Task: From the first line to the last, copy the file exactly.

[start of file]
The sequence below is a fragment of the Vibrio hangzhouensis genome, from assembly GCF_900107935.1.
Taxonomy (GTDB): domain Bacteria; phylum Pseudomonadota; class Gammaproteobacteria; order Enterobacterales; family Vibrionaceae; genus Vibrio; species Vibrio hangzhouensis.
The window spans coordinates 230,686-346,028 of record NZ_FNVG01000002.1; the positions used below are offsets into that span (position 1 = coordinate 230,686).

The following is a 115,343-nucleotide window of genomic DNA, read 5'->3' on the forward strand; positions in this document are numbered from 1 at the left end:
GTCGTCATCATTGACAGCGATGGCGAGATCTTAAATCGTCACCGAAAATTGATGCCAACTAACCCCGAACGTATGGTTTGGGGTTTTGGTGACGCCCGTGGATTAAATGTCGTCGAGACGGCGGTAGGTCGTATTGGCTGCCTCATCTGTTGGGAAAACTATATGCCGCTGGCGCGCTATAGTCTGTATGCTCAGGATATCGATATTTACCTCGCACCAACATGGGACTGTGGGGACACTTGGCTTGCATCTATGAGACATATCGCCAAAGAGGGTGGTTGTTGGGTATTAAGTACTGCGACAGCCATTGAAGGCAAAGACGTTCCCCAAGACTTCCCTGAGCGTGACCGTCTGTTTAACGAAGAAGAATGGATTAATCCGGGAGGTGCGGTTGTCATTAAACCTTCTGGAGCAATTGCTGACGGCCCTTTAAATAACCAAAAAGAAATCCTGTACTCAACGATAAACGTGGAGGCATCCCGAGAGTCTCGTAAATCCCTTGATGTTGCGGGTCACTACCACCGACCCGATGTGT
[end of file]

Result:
The sequence below is a fragment of the Vibrio hangzhouensis genome, from assembly GCF_900107935.1.
Taxonomy (GTDB): domain Bacteria; phylum Pseudomonadota; class Gammaproteobacteria; order Enterobacterales; family Vibrionaceae; genus Vibrio; species Vibrio hangzhouensis.
The window spans coordinates 230,686-346,028 of record NZ_FNVG01000002.1; the positions used below are offsets into that span (position 1 = coordinate 230,686).

The following is a 115,343-nucleotide window of genomic DNA, read 5'->3' on the forward strand; positions in this document are numbered from 1 at the left end:
GTCGTCATCATTGACAGCGATGGCGAGATCTTAAATCGTCACCGAAAATTGATGCCAACTAACCCCGAACGTATGGTTTGGGGTTTTGGTGACGCCCGTGGATTAAATGTCGTCGAGACGGCGGTAGGTCGTATTGGCTGCCTCATCTGTTGGGAAAACTATATGCCGCTGGCGCGCTATAGTCTGTATGCTCAGGATATCGATATTTACCTCGCACCAACATGGGACTGTGGGGACACTTGGCTTGCATCTATGAGACATATCGCCAAAGAGGGTGGTTGTTGGGTATTAAGTACTGCGACAGCCATTGAAGGCAAAGACGTTCCCCAAGACTTCCCTGAGCGTGACCGTCTGTTTAACGAAGAAGAATGGATTAATCCGGGAGGTGCGGTTGTCATTAAACCTTCTGGAGCAATTGCTGACGGCCCTTTAAATAACCAAAAAGAAATCCTGTACTCAACGATAAACGTGGAGGCATCCCGAGAGTCTCGTAAATCCCTTGATGTTGCGGGTCACTACCACCGACCCGATGTGT